Startup Tools Startup Tools 1. Startup Tools Click Here Want to Know How VC’s Calculate Valuation Differently from Founders? Back in 1999 when I first raised venture capital I had zero knowledge of what a fair term sheet looked like or how to value my company. Due to competitive markets we ended up with a pretty good term sheet until we needed to raise money in April 2001 and then we got completely screwed. It was accept the terms or go into bankruptcy so we took the money. Those were the dog days of entrepreneurship. But the truth is that I didn’t really understand just how screwed I was until years later when I finally understood every term in a term sheet and more importantly I understood how each term could actually be used to screw me.

Looking To Hire Top Talent For Your Startup? Here Are Five Things You Should Know. You may know Dan Porter as the CEO of the free multiplayer gaming and chat platform, OMGPOP, which specializes in making social games, like Puppy World, for example. What you may not know is that, for the last year, Porter has been managing and curating a free, weekly newsletter called Inside Startups. The mission of Inside Startups, Porter says, was to move people from larger companies and corporations into up-and-coming startups in an effort to galvanize the New York City startup scene. The conceit, too, is simple. If you’re looking for a job at a startup or know someone who does, simply sign up (for free) and Inside Startups will email you five great startup jobs available in New York City every Saturday.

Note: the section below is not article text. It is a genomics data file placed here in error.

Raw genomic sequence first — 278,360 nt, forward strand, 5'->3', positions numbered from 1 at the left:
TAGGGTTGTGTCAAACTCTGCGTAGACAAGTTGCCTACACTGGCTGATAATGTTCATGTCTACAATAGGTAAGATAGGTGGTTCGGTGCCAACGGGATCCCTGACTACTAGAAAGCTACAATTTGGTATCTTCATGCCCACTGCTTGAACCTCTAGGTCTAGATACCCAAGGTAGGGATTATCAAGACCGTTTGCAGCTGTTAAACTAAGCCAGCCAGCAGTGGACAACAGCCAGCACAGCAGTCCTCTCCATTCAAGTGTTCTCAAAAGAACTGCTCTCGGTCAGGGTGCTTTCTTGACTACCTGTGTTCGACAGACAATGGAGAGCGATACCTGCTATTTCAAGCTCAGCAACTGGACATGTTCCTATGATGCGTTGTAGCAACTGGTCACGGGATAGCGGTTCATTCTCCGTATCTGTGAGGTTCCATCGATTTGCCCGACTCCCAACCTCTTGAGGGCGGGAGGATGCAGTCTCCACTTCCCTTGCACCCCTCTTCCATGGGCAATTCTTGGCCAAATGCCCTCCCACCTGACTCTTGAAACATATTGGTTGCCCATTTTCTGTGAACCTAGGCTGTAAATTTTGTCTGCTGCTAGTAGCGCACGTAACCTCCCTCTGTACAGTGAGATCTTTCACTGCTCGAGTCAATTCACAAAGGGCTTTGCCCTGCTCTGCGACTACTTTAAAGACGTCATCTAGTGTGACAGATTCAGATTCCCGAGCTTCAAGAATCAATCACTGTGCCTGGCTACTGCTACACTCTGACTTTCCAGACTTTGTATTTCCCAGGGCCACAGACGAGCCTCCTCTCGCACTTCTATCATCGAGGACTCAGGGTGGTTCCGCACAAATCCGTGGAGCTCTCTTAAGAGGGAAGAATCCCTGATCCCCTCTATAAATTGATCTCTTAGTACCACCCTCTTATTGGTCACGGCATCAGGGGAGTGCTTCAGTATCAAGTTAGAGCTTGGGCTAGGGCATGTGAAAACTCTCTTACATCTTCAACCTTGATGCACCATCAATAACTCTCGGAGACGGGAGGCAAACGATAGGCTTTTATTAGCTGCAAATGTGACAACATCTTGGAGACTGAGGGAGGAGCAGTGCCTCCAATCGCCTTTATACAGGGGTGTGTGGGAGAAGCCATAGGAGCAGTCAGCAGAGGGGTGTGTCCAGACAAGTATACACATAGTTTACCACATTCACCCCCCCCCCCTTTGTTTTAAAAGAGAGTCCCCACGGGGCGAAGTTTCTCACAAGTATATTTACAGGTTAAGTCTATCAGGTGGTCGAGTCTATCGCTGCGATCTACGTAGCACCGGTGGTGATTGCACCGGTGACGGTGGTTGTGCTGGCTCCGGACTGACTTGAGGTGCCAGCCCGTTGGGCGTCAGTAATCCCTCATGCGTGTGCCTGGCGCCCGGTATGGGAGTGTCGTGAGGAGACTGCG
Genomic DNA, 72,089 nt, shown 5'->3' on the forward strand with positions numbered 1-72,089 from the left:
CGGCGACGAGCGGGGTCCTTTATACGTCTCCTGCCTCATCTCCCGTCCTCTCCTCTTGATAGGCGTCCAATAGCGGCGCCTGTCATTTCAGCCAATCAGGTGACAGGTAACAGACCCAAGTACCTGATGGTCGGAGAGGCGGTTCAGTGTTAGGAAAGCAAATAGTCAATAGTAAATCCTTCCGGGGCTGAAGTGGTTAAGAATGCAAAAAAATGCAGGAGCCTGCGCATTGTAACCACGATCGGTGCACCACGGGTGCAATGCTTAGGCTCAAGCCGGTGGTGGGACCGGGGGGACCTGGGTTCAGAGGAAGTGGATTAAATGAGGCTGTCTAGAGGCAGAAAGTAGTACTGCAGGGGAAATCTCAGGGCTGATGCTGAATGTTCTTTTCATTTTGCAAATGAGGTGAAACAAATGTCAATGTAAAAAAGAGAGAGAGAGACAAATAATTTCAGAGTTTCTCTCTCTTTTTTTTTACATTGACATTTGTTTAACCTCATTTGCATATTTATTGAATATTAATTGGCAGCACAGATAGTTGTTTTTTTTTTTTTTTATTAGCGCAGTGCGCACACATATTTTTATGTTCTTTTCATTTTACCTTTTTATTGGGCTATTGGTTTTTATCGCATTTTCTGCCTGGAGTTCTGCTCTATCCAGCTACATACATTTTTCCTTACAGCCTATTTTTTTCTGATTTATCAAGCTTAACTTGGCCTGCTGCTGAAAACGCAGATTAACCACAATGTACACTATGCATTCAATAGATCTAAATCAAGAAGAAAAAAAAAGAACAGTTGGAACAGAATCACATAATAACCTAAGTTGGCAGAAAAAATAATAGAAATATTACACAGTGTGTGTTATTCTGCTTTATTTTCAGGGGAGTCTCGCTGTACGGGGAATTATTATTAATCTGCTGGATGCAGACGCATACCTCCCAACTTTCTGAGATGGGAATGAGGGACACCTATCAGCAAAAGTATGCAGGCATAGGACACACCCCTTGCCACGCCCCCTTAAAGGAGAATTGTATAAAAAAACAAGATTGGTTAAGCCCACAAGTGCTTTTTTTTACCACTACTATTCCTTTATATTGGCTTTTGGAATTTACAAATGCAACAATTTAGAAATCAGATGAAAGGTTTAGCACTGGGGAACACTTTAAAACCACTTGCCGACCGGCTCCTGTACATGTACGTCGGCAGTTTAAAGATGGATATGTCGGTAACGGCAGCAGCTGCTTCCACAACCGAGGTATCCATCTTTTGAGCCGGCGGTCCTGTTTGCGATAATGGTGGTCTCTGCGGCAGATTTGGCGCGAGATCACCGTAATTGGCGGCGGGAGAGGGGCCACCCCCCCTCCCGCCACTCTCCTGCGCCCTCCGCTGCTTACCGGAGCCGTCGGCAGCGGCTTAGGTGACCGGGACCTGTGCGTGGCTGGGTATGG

How We Raised $1.3 Million As First-Time Founders When Jim and I quit our finance jobs to start the next big thing, we were really unprepared for our startup journey. We didn’t have startup experience, we had no real domain expertise (our startup wasn’t going to be about finance), and we didn’t know any investors in the tech community. There was very little reason for them to want to invest in our startup. Does Your Startup Have a Good Story? Never underestimate the importance of having a good story when pitching your startup to potential investors, clients, partners, and journalists. As Seth Godin writes in his 2005 bestseller All Marketers Are Liars, "Either you're going to tell stories that spread or you're going to become irrelevant." Godin's book addresses a shift in marketing - away from simply presenting factual information and towards telling great stories. As Godin suggests, these stories make us want to believe - in a product, in an idea, in a company. As you craft a story for your startup - whether it's to be used in marketing, in a pitch to investors, or in conversation with friends and family - here are some things to keep in mind. Your story should be short.

The big businesses learning how to think small 14 October 2011Last updated at 00:08 By Dave Lee Technology Reporter, BBC News In times gone by, marketing was all about massive names and expensive campaigns "We're the biggest start-up on the planet." Of the many quotes recited in the days following the untimely death of Steve Jobs, it is perhaps that one, told to a conference in 2008, that resonates most with the many businesses admirable of Apple's success. His insistence on "no committees" and talking to everyone at least once a week was, he said, enough to keep Apple focused, efficient and successful. For big corporations, with their vast resources and bewildering bureaucracy, operating with the attitude of a technology start-up is at once terrifying and yet also a distant dream.